Hyde Park corner was once graced with an enormous equestrian statue of the Duke of Wellington. Queen Victoria hated it but while Wellington was alive, it couldn’t really be taken down. His house was nearby! But after he was dead, it was spirited away and is now to be found in far off Aldershot.

And who to replace them with?

I love history. And it’s not all about General Bufty-Tufty beating up the natives in Bechuanaland in 1879. Which is the impression you get from many of our statues.

History is about great social reformers, inventors, people who cured disease, architects and creative artists. Let’s throw up some statues to them and create a more balanced and nuanced picture of our past.

Elizabeth Brownrigg – torturing her apprentices to death

Elizabeth was married to James Brownrigg, a plumber who moved with his wife in to Flower-de-Luce Court off Fleet Street. It was the year 1765 and plumbers seemed to have been doing as well back then as they are today. James was coining it sufficiently to afford a little house in Islington as a retreat from the City of London.

IMG_6141Elizabeth gave birth to a staggering 16 children and having been a midwife, she was appointed by the overseers of the poor of St Dunstan’s parish to take care of the poor women in the workhouse. On the surface, Elizabeth Brownrigg looked like a fairly prosperous Mum with a hard working husband and a sense of civic today. What wasn’t to like? Plenty as it turned out.

She started to take pregnant women into her house to lie-in as private patients. To look after them, Elizabeth needed servants so she moved in some of the poor girls of the parish as cheap home helps – or slave labour if you prefer.

These apprentices were treated appallingly from day one. A girl called Mary Jones, an orphan from the Foundling Hospital, was laid across two chairs in the kitchen and beaten ferociously until Elizabeth had to stop because she was tired. Mary escaped and got back to the Foundling Hospital where she was examined by a surgeon who was shocked by the extent of her wounds. The hospital’s solicitor wrote to Elizabeth asking her to explain what on earth was going on – but she ignored the letter and the matter was dropped.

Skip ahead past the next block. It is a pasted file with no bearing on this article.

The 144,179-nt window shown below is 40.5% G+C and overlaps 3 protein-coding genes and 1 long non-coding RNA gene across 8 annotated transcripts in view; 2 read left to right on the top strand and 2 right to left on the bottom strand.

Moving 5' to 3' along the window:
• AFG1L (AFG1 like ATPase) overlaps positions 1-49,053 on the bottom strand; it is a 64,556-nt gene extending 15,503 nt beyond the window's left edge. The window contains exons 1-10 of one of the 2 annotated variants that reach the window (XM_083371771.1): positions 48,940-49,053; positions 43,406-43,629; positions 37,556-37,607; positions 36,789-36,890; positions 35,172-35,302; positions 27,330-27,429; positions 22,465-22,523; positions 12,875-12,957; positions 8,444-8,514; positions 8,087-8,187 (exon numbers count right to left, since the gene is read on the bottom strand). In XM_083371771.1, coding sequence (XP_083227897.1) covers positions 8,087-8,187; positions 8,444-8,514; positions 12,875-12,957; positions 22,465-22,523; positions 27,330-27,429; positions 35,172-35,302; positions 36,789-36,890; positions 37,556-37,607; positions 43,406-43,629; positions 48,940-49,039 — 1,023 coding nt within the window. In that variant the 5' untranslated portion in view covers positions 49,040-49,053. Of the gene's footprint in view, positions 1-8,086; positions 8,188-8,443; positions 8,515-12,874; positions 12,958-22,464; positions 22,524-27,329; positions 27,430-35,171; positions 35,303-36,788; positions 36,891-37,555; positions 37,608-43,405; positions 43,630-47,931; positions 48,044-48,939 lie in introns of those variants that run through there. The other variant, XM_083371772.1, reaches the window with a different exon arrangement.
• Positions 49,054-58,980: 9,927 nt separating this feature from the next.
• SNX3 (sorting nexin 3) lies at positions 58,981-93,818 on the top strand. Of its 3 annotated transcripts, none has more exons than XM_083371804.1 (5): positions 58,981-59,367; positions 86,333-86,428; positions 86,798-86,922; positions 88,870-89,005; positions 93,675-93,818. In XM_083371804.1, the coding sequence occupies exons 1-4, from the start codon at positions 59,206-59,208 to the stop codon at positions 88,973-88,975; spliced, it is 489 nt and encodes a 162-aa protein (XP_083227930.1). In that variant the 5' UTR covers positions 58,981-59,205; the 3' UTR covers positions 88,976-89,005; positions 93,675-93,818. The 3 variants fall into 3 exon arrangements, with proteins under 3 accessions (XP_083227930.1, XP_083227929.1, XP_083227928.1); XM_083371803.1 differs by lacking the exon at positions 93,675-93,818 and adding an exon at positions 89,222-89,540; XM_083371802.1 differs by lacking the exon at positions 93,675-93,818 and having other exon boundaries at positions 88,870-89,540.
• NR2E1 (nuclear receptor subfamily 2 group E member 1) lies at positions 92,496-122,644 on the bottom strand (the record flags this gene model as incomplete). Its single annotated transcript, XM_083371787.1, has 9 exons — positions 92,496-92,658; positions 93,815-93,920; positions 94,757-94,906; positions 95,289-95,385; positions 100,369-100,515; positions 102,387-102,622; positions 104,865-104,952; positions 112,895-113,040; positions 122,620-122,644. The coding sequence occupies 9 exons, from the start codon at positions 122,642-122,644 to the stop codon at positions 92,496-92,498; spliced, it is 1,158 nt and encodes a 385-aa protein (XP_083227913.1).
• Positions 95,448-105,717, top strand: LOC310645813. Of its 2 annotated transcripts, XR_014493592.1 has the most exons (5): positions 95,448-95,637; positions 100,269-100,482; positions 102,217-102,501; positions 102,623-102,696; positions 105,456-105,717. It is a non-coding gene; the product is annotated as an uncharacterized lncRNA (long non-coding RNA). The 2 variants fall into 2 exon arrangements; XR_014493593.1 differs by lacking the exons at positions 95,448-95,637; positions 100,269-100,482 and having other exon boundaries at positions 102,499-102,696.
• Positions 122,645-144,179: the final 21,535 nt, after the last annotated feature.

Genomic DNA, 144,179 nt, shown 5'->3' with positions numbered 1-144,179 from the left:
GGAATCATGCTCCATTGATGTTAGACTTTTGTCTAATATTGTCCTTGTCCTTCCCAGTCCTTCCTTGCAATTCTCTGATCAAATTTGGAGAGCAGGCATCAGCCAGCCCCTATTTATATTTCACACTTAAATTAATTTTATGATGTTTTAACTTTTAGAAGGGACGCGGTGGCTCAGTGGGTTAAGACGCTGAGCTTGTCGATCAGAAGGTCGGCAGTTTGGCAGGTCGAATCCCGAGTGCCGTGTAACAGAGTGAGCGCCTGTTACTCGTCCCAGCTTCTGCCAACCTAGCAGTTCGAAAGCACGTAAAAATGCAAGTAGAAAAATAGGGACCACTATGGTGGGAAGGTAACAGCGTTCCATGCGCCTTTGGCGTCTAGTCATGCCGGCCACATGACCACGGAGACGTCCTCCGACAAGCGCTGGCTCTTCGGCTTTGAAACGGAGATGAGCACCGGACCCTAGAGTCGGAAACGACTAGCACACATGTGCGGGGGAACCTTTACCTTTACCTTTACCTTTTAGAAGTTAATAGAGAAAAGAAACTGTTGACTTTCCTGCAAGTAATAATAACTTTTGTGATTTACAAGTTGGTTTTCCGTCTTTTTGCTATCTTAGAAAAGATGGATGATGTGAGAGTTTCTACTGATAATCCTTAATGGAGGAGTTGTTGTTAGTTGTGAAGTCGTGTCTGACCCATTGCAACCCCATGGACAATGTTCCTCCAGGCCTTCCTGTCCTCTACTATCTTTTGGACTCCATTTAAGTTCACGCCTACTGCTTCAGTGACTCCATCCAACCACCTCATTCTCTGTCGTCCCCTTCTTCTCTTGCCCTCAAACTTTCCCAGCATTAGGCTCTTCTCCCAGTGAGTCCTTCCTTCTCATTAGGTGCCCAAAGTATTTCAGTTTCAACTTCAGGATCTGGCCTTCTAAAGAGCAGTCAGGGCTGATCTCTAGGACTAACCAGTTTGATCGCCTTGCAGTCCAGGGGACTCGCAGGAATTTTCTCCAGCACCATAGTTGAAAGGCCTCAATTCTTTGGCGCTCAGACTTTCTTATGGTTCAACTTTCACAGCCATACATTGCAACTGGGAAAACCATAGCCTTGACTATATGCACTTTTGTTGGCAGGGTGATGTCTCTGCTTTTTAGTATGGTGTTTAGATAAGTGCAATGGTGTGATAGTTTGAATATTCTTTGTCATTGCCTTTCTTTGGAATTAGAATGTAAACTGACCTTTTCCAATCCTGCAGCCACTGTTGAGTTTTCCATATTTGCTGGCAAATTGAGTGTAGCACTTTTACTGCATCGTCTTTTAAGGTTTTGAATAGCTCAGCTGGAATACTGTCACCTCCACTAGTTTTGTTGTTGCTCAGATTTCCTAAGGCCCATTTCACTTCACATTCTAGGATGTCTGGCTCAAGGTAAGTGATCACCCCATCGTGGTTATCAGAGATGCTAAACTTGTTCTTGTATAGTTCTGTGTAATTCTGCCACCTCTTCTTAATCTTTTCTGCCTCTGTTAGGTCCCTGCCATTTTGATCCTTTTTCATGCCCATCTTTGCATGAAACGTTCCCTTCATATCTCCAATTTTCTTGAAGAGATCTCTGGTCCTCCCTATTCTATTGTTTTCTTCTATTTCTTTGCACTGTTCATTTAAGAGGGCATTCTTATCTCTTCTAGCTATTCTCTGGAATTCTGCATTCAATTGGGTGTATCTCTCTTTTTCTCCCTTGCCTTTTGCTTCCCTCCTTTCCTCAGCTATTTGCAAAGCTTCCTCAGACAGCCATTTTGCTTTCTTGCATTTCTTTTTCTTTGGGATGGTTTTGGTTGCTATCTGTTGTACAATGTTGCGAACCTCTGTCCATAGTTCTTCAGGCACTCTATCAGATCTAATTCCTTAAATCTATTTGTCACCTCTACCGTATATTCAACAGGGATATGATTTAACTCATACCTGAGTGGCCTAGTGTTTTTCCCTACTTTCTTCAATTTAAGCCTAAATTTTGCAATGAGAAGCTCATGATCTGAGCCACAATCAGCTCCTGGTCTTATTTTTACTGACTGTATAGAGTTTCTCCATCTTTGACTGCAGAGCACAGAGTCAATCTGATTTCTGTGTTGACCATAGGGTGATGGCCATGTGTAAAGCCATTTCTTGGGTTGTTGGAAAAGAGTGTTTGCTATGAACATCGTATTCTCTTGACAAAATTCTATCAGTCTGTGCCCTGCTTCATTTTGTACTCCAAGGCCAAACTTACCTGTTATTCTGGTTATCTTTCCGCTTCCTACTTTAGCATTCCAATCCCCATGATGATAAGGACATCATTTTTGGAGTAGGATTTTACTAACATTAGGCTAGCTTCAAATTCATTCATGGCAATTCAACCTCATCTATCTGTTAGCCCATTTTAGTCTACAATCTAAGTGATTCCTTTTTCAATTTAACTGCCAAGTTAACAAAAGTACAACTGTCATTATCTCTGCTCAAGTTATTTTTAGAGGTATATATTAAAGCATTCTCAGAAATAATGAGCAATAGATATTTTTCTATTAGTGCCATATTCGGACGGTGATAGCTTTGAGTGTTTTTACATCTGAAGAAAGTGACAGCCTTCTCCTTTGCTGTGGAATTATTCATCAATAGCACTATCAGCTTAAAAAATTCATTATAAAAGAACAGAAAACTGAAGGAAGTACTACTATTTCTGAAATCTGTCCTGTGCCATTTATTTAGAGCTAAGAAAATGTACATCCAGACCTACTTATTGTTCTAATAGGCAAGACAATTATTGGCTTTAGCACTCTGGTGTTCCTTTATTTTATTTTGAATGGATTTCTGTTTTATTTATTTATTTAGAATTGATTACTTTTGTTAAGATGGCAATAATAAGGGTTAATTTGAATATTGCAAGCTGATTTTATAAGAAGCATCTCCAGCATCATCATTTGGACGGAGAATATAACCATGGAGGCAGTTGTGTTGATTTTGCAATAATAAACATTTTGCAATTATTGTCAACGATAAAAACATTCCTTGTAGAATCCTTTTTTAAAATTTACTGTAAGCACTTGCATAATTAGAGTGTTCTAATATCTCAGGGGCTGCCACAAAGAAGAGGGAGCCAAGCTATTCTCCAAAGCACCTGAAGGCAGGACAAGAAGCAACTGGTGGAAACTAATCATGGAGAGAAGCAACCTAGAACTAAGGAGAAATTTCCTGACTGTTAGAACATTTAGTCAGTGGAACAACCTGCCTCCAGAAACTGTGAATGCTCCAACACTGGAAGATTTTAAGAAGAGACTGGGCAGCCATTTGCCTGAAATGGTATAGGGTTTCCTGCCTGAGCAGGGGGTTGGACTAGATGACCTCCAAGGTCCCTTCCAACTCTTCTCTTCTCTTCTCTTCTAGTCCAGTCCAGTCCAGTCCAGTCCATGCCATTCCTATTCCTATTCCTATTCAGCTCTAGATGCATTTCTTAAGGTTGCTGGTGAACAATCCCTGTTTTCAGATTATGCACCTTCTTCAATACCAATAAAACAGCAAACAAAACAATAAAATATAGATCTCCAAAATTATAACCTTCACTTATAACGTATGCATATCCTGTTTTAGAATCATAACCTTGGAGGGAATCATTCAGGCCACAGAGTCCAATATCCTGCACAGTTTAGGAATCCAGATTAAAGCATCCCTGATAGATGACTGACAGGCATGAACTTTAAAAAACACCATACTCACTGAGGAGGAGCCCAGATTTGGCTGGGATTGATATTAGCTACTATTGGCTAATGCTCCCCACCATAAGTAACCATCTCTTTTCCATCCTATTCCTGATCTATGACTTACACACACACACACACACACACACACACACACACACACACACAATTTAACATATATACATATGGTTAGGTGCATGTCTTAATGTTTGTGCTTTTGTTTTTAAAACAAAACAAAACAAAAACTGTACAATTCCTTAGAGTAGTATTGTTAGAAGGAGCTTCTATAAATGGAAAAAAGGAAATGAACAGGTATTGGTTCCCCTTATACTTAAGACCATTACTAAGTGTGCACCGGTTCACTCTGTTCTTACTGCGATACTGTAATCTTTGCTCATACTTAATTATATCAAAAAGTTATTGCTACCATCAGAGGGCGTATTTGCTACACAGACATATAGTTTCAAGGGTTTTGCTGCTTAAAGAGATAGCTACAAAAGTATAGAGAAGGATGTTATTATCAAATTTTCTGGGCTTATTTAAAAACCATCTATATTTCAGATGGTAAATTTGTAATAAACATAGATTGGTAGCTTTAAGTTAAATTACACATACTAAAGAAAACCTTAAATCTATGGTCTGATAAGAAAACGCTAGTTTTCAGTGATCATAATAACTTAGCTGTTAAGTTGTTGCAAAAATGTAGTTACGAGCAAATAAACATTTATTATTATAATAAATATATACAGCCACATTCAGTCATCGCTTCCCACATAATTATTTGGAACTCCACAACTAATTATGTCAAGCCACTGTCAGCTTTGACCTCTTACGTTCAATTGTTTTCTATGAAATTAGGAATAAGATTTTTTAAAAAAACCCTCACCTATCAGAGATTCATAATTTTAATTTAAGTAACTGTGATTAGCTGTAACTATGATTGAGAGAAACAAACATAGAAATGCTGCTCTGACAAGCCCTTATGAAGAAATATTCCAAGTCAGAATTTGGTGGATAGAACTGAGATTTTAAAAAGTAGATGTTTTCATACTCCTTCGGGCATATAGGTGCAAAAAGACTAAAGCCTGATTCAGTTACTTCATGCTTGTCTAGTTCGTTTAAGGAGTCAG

Another girl in the house, Mary Mitchell, was also being beaten and managed to escape into the street but was caught by Elizabeth’s son and returned to the house – where things got a great deal worse. Incredibly, the overseers of the poor for the parish of Whitefriars sent another girl, Mary Clifford, to be an apprentice to the evil Elizabeth.

This individual was tied up naked and set about with a hearth broom, horsewhip and a cane. She was forced to sleep on a mat in a coal-hole. Her diet was bread and water. One night, aching with hunger, Mary Clifford open a cupboard looking for food. Elizabeth discovered this and forced her to work naked the next day with a chain around her neck.

Now you might be asking – what did Elizabeth’s husband and aforementioned son make of all this? Well, the answer is they were willing accomplices. One of Elizabeth’s favourite punishments was to bind the girls hands and haul them up with a rope slung round a water pipe. When that gave way, Elizabeth’s husband hammered a hook into a ceiling beam.

Mary Clifford eventually confided to a French lady lodging in the house that she was being abused terribly. Inevitably, Elizabeth found out and flew at Mary with a fury that included cutting at her tongue with scissors. The parish authorities were persuaded that there was a problem at the Brownrigg house and took the husband into custody. Elizabeth and her son John fled to Wandsworth in disguise renting a room.

Poor Mary Clifford died a few days later. Elizabeth and John’s landlord recognised his lodgers as murderers and turned them in. All three were put on trial where Elizabeth was found guilty of murder but her husband and son got away with just six months in prison. After being hanged, Elizabeth’s body was put in a hackney carriage and taken to Surgeon’s Hall where it was dissected and her skeleton hung up to be viewed by medical students.